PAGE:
Duke Now

A close look at Duke’s linebackers

Today, we are officially one week from the beginning of Duke’s football season. And there will be plenty of preview material coming in the interim.

Intern extraordinaire Aric DiLalla has a look at Duke’s two new starting linebackers, Zavier Carmichael and Dwayne Norman. Carmichael got his feet wet with 277 snaps (and two timely interceptions) last year. Norman is more raw at the position, moving over from safety, but he did play as a pseudo third linebacker to face Georgia Tech last year (and the result was the Blue Devils’ first win over the Yellow Jackets under Cutcliffe).

While David Helton and Kelby Brown were certainly productive linebackers during their on-field careers, the bottom line is that the Duke coaches think this year’s group can be better. And that’s because there is just a higher baseline athleticism with the Blue Devils’ more recent recruits.

"On the whole, we will be better, because we are more athletic and faster," defensive coordinator Jim Knowles said recently. "But I do think it's going to be a committee thing. It's going to be taking advantage of the individual talents. Your not going to see a guy play the whole game. There is going to be a lot of rotation. We're faster, and we can run down more plays. We can make more plays behind the line of scrimmage. The question is can we be as consistent as David Helton at getting the guy on the ground."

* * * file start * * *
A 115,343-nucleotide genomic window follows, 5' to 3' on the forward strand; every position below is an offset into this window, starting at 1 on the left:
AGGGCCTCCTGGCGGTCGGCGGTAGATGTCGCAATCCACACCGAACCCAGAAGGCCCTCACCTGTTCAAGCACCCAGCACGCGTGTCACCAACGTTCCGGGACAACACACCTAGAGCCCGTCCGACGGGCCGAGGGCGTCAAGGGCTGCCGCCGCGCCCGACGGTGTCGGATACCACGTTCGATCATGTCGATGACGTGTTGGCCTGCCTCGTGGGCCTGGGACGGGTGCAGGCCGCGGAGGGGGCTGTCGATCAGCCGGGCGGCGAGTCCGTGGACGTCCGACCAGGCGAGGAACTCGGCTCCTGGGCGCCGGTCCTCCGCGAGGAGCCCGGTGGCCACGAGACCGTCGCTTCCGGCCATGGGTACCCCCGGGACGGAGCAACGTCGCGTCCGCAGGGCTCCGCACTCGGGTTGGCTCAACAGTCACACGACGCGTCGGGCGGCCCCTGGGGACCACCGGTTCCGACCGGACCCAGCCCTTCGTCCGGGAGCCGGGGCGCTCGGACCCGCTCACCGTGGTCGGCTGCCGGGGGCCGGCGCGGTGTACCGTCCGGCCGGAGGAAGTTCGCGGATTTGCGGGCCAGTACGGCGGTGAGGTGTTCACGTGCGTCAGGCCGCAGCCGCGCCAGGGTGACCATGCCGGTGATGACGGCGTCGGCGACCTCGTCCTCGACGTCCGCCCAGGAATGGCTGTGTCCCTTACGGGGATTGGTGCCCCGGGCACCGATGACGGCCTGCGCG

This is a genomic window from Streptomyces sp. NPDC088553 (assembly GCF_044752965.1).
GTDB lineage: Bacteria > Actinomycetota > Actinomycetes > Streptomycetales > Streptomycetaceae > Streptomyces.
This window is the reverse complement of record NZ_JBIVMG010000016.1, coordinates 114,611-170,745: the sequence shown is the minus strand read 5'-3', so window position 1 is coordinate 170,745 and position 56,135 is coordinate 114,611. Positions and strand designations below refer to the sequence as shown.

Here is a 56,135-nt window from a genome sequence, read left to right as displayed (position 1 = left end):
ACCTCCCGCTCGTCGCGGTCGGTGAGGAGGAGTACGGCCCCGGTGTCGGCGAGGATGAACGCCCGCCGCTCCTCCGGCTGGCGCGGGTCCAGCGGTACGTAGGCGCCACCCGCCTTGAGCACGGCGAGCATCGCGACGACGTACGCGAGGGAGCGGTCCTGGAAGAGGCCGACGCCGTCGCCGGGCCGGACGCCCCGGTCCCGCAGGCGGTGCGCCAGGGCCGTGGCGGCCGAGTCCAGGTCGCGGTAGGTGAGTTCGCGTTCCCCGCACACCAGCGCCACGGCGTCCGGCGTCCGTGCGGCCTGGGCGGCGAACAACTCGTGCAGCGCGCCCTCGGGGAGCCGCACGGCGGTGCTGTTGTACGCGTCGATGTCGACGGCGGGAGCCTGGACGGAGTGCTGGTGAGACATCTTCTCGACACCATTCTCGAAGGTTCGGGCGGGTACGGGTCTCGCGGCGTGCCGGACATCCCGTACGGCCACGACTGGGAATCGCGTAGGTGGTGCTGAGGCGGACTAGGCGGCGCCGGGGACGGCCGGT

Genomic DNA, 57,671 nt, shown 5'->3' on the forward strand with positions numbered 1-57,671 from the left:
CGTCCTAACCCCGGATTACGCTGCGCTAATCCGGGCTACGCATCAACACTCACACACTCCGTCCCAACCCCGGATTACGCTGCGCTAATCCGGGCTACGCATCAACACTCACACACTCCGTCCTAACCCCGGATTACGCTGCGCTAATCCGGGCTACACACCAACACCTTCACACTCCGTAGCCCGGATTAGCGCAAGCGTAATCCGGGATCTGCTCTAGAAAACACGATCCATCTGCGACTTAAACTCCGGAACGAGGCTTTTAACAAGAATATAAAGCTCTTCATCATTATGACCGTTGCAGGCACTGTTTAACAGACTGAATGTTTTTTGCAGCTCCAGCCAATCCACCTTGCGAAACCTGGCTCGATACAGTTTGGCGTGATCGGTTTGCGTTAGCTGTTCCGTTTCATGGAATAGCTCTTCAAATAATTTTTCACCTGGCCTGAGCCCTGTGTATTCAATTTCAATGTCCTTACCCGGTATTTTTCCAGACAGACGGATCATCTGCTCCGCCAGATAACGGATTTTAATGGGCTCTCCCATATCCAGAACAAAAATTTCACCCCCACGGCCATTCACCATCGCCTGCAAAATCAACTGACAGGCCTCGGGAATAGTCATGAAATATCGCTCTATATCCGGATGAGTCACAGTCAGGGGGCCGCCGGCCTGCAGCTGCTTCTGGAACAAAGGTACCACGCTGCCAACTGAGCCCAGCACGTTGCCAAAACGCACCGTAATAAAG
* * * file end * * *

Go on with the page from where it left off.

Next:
Other players in that rotation include redshirt sophomore Chris Holmes (also a converted safety), redshirt freshman Tinashe Bere and true freshman Ben Humphreys, the jewel of the most recent recruiting class. The Army all-American has consistently impressed coaches and players this camp. Within the first week-and-a-half, he had already hauled in four interceptions.

"He's fast, like a Forrest Gump. That’s our nickname for him," Knowles said of Humphries. "He just—phzoom—takes off. He has the ability to see the whole picture. You can't coach that. Linebacker, either you see it or you don't. There is no easy way to explain it.

"That's what makes a great linebacker, having the ability but then being able to diagnose the play. He just sees it. He just knows what the play is going to be. And he can read the quarterback, the pass coverage as well as any freshman I've ever seen."

Enhanced linebacker play would be a nice plus for Duke, especially as Bryon Fields’s ACL tear forces some reshuffling in the secondary. For all the improvements that Duke had made recently, there still is a long way to go in run defense, as DiLalla pointed out in his story—the Blue Devils ranked 13th in the 14-team ACC in rushing defense (in front of just North Carolina, which fielded arguably the worst defense in the history of that program last year).

The opener against Tulane will give Carmichael, Norman and the young reserves a nice opportunity to ease up to ACC-level speed.

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